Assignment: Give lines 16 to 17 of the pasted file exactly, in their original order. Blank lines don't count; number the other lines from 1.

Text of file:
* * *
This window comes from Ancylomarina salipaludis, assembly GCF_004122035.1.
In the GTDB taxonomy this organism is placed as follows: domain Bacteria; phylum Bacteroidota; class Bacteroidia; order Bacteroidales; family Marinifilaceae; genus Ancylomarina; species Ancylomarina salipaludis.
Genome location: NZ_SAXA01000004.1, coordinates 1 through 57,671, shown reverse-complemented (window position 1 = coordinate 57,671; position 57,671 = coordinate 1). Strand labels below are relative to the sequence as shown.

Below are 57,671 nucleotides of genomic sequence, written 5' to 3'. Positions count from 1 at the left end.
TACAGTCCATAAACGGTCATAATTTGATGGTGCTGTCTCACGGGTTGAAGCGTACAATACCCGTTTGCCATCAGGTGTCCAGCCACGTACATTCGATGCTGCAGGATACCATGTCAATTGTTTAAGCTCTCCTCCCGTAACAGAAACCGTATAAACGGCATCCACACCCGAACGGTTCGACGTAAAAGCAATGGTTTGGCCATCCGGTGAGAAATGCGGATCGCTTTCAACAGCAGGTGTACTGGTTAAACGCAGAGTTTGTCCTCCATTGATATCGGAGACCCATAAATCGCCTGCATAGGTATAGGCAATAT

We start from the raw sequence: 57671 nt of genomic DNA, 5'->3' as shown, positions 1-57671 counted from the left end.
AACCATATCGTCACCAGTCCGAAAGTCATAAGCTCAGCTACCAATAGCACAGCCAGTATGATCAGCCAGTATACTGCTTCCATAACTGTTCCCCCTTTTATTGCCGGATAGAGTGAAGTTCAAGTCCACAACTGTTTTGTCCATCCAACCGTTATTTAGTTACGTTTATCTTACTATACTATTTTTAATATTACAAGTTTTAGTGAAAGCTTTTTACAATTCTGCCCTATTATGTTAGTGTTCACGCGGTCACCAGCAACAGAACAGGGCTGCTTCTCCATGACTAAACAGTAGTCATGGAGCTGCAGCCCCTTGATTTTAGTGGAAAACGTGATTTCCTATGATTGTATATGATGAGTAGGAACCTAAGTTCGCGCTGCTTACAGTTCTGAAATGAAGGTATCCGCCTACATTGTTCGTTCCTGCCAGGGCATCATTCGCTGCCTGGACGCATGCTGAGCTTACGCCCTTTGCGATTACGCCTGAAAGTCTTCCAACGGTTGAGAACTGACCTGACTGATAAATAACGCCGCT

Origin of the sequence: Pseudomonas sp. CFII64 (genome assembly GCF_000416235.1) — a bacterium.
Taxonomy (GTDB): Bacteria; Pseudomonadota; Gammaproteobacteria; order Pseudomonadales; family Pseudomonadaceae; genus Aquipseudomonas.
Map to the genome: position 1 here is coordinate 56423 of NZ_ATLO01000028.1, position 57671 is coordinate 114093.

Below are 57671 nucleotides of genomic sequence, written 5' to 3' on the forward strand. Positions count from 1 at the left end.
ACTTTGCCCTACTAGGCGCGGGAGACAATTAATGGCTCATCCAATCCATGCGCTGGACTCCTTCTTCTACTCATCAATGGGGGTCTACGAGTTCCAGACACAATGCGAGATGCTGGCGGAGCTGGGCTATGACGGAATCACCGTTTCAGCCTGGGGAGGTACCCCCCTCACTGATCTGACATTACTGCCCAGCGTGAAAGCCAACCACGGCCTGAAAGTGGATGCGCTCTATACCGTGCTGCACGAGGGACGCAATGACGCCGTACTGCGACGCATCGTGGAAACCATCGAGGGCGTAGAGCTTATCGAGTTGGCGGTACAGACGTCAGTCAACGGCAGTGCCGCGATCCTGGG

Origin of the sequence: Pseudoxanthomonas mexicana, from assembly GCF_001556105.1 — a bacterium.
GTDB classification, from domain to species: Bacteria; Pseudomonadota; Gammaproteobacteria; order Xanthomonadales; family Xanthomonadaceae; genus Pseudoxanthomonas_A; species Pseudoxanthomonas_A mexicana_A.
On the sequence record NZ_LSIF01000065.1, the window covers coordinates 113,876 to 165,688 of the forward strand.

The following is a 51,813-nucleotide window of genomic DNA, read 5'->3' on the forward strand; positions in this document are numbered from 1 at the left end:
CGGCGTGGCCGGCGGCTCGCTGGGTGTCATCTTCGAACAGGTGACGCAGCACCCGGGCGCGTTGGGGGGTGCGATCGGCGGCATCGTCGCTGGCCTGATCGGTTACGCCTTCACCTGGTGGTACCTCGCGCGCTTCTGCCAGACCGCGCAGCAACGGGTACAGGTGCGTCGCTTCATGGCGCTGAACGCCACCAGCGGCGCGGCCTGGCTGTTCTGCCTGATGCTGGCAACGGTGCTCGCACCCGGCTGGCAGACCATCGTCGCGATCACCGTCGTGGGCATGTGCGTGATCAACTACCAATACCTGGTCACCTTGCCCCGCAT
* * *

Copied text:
The following is a 51,813-nucleotide window of genomic DNA, read 5'->3' on the forward strand; positions in this document are numbered from 1 at the left end:
CGGCGTGGCCGGCGGCTCGCTGGGTGTCATCTTCGAACAGGTGACGCAGCACCCGGGCGCGTTGGGGGGTGCGATCGGCGGCATCGTCGCTGGCCTGATCGGTTACGCCTTCACCTGGTGGTACCTCGCGCGCTTCTGCCAGACCGCGCAGCAACGGGTACAGGTGCGTCGCTTCATGGCGCTGAACGCCACCAGCGGCGCGGCCTGGCTGTTCTGCCTGATGCTGGCAACGGTGCTCGCACCCGGCTGGCAGACCATCGTCGCGATCACCGTCGTGGGCATGTGCGTGATCAACTACCAATACCTGGTCACCTTGCCCCGCAT